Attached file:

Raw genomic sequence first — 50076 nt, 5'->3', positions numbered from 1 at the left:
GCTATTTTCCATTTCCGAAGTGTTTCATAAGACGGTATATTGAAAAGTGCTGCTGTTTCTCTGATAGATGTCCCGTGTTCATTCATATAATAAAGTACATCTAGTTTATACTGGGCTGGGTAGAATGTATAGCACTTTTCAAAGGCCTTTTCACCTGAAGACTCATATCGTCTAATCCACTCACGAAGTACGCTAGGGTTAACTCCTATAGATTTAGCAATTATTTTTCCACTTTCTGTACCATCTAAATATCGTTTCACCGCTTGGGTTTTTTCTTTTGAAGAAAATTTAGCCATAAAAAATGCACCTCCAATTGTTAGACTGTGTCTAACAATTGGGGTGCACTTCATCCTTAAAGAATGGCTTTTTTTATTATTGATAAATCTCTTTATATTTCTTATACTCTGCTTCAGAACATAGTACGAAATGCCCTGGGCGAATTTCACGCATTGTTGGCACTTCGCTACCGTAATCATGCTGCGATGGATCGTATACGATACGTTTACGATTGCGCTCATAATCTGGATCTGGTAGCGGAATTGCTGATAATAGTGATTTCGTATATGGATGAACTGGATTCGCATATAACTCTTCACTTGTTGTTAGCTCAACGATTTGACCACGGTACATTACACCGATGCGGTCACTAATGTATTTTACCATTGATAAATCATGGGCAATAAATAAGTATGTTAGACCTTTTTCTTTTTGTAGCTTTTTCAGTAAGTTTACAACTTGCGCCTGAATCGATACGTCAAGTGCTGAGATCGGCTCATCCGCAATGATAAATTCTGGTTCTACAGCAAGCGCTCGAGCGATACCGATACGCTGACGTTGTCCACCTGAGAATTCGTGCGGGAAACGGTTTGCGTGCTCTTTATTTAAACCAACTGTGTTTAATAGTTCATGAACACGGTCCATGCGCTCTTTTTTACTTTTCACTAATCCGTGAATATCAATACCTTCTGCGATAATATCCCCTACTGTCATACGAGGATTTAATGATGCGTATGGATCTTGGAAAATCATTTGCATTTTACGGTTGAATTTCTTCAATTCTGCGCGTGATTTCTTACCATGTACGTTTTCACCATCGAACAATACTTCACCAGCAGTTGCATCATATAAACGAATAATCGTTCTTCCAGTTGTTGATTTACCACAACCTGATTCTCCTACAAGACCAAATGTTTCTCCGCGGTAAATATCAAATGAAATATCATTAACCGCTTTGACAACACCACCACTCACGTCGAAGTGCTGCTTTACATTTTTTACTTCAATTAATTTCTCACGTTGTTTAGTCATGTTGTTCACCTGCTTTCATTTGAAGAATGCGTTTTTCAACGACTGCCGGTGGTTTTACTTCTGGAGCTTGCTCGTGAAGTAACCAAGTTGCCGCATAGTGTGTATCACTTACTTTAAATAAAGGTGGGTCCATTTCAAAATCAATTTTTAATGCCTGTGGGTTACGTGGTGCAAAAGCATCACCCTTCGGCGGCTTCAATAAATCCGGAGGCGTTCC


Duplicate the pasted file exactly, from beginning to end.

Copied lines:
Raw genomic sequence first — 50076 nt, 5'->3', positions numbered from 1 at the left:
GCTATTTTCCATTTCCGAAGTGTTTCATAAGACGGTATATTGAAAAGTGCTGCTGTTTCTCTGATAGATGTCCCGTGTTCATTCATATAATAAAGTACATCTAGTTTATACTGGGCTGGGTAGAATGTATAGCACTTTTCAAAGGCCTTTTCACCTGAAGACTCATATCGTCTAATCCACTCACGAAGTACGCTAGGGTTAACTCCTATAGATTTAGCAATTATTTTTCCACTTTCTGTACCATCTAAATATCGTTTCACCGCTTGGGTTTTTTCTTTTGAAGAAAATTTAGCCATAAAAAATGCACCTCCAATTGTTAGACTGTGTCTAACAATTGGGGTGCACTTCATCCTTAAAGAATGGCTTTTTTTATTATTGATAAATCTCTTTATATTTCTTATACTCTGCTTCAGAACATAGTACGAAATGCCCTGGGCGAATTTCACGCATTGTTGGCACTTCGCTACCGTAATCATGCTGCGATGGATCGTATACGATACGTTTACGATTGCGCTCATAATCTGGATCTGGTAGCGGAATTGCTGATAATAGTGATTTCGTATATGGATGAACTGGATTCGCATATAACTCTTCACTTGTTGTTAGCTCAACGATTTGACCACGGTACATTACACCGATGCGGTCACTAATGTATTTTACCATTGATAAATCATGGGCAATAAATAAGTATGTTAGACCTTTTTCTTTTTGTAGCTTTTTCAGTAAGTTTACAACTTGCGCCTGAATCGATACGTCAAGTGCTGAGATCGGCTCATCCGCAATGATAAATTCTGGTTCTACAGCAAGCGCTCGAGCGATACCGATACGCTGACGTTGTCCACCTGAGAATTCGTGCGGGAAACGGTTTGCGTGCTCTTTATTTAAACCAACTGTGTTTAATAGTTCATGAACACGGTCCATGCGCTCTTTTTTACTTTTCACTAATCCGTGAATATCAATACCTTCTGCGATAATATCCCCTACTGTCATACGAGGATTTAATGATGCGTATGGATCTTGGAAAATCATTTGCATTTTACGGTTGAATTTCTTCAATTCTGCGCGTGATTTCTTACCATGTACGTTTTCACCATCGAACAATACTTCACCAGCAGTTGCATCATATAAACGAATAATCGTTCTTCCAGTTGTTGATTTACCACAACCTGATTCTCCTACAAGACCAAATGTTTCTCCGCGGTAAATATCAAATGAAATATCATTAACCGCTTTGACAACACCACCACTCACGTCGAAGTGCTGCTTTACATTTTTTACTTCAATTAATTTCTCACGTTGTTTAGTCATGTTGTTCACCTGCTTTCATTTGAAGAATGCGTTTTTCAACGACTGCCGGTGGTTTTACTTCTGGAGCTTGCTCGTGAAGTAACCAAGTTGCCGCATAGTGTGTATCACTTACTTTAAATAAAGGTGGGTCCATTTCAAAATCAATTTTTAATGCCTGTGGGTTACGTGGTGCAAAAGCATCACCCTTCGGCGGCTTCAATAAATCCGGAGGCGTTCC